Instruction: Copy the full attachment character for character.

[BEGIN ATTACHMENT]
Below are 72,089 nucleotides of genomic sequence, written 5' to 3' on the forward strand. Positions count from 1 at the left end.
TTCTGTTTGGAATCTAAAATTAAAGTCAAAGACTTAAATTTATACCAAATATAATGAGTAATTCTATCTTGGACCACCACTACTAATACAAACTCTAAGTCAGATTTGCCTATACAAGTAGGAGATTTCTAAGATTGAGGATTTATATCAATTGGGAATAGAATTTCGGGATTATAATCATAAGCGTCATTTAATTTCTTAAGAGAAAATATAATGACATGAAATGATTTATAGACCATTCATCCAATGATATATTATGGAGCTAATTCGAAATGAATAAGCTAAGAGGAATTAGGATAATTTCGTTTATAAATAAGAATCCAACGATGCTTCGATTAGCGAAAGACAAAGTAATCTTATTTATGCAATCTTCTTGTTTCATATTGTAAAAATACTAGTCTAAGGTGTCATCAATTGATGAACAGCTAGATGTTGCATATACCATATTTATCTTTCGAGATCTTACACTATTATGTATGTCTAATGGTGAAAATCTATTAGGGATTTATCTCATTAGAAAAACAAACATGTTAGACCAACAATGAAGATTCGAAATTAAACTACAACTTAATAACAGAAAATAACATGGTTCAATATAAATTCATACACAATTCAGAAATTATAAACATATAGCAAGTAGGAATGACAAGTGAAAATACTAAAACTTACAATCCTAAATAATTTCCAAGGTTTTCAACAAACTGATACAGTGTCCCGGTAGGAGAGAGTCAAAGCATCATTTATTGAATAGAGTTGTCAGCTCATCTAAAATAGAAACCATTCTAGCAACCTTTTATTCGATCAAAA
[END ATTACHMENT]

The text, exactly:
Below are 72,089 nucleotides of genomic sequence, written 5' to 3' on the forward strand. Positions count from 1 at the left end.
TTCTGTTTGGAATCTAAAATTAAAGTCAAAGACTTAAATTTATACCAAATATAATGAGTAATTCTATCTTGGACCACCACTACTAATACAAACTCTAAGTCAGATTTGCCTATACAAGTAGGAGATTTCTAAGATTGAGGATTTATATCAATTGGGAATAGAATTTCGGGATTATAATCATAAGCGTCATTTAATTTCTTAAGAGAAAATATAATGACATGAAATGATTTATAGACCATTCATCCAATGATATATTATGGAGCTAATTCGAAATGAATAAGCTAAGAGGAATTAGGATAATTTCGTTTATAAATAAGAATCCAACGATGCTTCGATTAGCGAAAGACAAAGTAATCTTATTTATGCAATCTTCTTGTTTCATATTGTAAAAATACTAGTCTAAGGTGTCATCAATTGATGAACAGCTAGATGTTGCATATACCATATTTATCTTTCGAGATCTTACACTATTATGTATGTCTAATGGTGAAAATCTATTAGGGATTTATCTCATTAGAAAAACAAACATGTTAGACCAACAATGAAGATTCGAAATTAAACTACAACTTAATAACAGAAAATAACATGGTTCAATATAAATTCATACACAATTCAGAAATTATAAACATATAGCAAGTAGGAATGACAAGTGAAAATACTAAAACTTACAATCCTAAATAATTTCCAAGGTTTTCAACAAACTGATACAGTGTCCCGGTAGGAGAGAGTCAAAGCATCATTTATTGAATAGAGTTGTCAGCTCATCTAAAATAGAAACCATTCTAGCAACCTTTTATTCGATCAAAA